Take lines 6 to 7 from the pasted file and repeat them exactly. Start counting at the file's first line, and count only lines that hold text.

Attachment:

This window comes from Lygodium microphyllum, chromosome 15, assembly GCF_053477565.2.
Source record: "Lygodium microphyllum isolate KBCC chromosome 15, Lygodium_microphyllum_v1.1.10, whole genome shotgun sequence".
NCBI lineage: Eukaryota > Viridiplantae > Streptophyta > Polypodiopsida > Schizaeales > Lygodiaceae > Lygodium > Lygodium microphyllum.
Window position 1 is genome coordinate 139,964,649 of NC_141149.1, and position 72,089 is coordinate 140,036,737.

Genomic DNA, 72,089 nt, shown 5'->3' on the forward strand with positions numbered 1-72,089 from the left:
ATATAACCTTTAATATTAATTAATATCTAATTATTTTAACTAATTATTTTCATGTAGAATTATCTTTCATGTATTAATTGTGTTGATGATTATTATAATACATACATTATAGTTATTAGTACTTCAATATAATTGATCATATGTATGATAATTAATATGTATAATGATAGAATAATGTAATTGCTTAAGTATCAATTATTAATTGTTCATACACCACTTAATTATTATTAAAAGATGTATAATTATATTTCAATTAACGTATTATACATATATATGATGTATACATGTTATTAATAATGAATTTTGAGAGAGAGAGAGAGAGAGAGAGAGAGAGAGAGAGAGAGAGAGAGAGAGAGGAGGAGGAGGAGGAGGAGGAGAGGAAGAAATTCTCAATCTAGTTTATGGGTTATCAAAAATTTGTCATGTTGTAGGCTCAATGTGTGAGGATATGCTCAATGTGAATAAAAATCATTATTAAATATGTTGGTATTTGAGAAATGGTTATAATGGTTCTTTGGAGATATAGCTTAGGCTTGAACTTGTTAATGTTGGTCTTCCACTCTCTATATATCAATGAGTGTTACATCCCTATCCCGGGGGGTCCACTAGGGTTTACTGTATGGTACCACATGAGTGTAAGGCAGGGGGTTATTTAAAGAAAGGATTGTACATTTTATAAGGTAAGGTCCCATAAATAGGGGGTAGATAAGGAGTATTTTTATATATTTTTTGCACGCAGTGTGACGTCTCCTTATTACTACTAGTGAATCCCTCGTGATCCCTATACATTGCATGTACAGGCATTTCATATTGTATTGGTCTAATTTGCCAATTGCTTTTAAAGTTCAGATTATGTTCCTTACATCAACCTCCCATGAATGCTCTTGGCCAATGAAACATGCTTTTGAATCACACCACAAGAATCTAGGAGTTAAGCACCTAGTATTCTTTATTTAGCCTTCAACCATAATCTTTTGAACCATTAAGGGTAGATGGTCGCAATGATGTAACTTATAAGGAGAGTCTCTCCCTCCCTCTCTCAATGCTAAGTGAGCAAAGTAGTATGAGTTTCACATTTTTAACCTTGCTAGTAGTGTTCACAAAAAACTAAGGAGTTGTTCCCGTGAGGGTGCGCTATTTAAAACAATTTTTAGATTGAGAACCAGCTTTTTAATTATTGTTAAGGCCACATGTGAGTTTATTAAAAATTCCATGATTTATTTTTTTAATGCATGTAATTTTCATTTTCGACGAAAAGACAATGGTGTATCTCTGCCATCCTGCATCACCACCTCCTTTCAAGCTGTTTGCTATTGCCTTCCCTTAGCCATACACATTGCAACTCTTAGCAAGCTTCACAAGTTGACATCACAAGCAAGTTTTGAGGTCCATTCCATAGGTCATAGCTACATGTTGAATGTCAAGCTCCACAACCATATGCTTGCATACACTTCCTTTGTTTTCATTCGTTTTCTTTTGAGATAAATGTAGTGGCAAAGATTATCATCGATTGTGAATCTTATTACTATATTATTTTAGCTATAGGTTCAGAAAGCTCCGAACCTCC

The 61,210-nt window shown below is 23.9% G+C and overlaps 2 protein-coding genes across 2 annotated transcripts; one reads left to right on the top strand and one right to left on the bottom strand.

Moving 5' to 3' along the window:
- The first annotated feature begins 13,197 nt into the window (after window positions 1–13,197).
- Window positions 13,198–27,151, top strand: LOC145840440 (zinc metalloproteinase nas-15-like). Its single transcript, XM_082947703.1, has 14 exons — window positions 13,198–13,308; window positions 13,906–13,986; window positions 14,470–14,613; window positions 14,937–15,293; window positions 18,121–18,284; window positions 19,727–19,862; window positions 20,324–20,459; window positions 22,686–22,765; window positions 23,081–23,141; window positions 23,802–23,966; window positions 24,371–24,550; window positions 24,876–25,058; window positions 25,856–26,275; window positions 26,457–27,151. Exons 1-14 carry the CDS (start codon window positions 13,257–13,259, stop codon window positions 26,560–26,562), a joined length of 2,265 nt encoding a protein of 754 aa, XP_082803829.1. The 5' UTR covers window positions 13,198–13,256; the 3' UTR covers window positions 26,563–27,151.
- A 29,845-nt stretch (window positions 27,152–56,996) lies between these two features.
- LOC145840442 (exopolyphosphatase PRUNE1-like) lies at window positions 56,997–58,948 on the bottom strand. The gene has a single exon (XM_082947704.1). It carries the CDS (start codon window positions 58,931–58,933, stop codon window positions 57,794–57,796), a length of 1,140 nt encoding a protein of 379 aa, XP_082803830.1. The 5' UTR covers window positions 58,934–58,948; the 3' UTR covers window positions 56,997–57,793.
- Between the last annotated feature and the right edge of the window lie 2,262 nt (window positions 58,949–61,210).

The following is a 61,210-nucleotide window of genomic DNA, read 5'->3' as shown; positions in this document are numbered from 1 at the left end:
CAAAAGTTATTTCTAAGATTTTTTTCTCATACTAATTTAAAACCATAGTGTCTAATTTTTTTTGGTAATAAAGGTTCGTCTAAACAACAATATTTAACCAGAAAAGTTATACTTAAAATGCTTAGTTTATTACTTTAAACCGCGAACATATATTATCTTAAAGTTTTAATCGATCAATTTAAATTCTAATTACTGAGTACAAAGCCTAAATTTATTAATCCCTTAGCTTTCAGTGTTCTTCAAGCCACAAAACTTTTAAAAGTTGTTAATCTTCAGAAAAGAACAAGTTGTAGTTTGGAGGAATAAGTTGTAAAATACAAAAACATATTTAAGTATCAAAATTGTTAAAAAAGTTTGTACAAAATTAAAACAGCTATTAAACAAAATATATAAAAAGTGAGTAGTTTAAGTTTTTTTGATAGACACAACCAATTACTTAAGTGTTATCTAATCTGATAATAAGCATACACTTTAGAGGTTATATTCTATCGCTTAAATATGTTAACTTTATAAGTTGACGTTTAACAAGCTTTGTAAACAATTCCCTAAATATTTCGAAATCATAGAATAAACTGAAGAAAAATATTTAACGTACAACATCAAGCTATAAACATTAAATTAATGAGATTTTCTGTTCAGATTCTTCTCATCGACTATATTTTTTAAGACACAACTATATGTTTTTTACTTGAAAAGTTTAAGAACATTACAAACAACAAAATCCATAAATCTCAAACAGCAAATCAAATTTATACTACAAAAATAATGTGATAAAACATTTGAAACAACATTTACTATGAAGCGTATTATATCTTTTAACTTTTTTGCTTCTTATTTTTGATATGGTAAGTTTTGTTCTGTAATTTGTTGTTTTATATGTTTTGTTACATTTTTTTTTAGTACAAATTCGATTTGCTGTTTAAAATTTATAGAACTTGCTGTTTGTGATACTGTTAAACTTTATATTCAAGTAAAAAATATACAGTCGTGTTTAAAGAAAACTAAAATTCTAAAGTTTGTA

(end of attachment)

ATATAACCTTTAATATTAATTAATATCTAATTATTTTAACTAATTATTTTCATGTAGAATTATCTTTCATGTATTAATTGTGTTGATGATTATTATAATACATACATTATAGTTATTAGTACTTCAATATAATTGATCATATGTATGATAATTAATATGTATAATGATAGAATAATGTAATTGCTTAAGTATCAATTATTAATTGTTCATACACCACTTAATTATTATTAAAAGATGTATAATTATATTTCAATTAACGTATTATACATATATATGATGTATACATGTTATTAATAATGAATTTTGAGAGAGAGAGAGAGAGAGAGAGAGAGAGAGAGAGAGAGAGAGAGAGAGAGGAGGAGGAGGAGGAGGAGGAGAGGAAGAAATTCTCAATCTAGTTTATGGGTTATCAAAAATTTGTCATGTTGTAGGCTCAATGTGTGAGGATATGCTCAATGTGAATAAAAATCATTATTAAATATGTTGGTATTTGAGAAATGGTTATAATGGTTCTTTGGAGATATAGCTTAGGCTTGAACTTGTTAATGTTGGTCTTCCACTCTCTATATATCAATGAGTGTTACATCCCTATCCCGGGGGGTCCACTAGGGTTTACTGTATGGTACCACATGAGTGTAAGGCAGGGGGTTATTTAAAGAAAGGATTGTACATTTTATAAGGTAAGGTCCCATAAATAGGGGGTAGATAAGGAGTATTTTTATATATTTTTTGCACGCAGTGTGACGTCTCCTTATTACTACTAGTGAATCCCTCGTGATCCCTATACATTGCATGTACAGGCATTTCATATTGTATTGGTCTAATTTGCCAATTGCTTTTAAAGTTCAGATTATGTTCCTTACATCAACCTCCCATGAATGCTCTTGGCCAATGAAACATGCTTTTGAATCACACCACAAGAATCTAGGAGTTAAGCACCTAGTATTCTTTATTTAGCCTTCAACCATAATCTTTTGAACCATTAAGGGTAGATGGTCGCAATGATGTAACTTATAAGGAGAGTCTCTCCCTCCCTCTCTCAATGCTAAGTGAGCAAAGTAGTATGAGTTTCACATTTTTAACCTTGCTAGTAGTGTTCACAAAAAACTAAGGAGTTGTTCCCGTGAGGGTGCGCTATTTAAAACAATTTTTAGATTGAGAACCAGCTTTTTAATTATTGTTAAGGCCACATGTGAGTTTATTAAAAATTCCATGATTTATTTTTTTAATGCATGTAATTTTCATTTTCGACGAAAAGACAATGGTGTATCTCTGCCATCCTGCATCACCACCTCCTTTCAAGCTGTTTGCTATTGCCTTCCCTTAGCCATACACATTGCAACTCTTAGCAAGCTTCACAAGTTGACATCACAAGCAAGTTTTGAGGTCCATTCCATAGGTCATAGCTACATGTTGAATGTCAAGCTCCACAACCATATGCTTGCATACACTTCCTTTGTTTTCATTCGTTTTCTTTTGAGATAAATGTAGTGGCAAAGATTATCATCGATTGTGAATCTTATTACTATATTATTTTAGCTATAGGTTCAGAAAGCTCCGAACCTCC

The 61,210-nt window shown below is 23.9% G+C and overlaps 2 protein-coding genes across 2 annotated transcripts; one reads left to right on the top strand and one right to left on the bottom strand.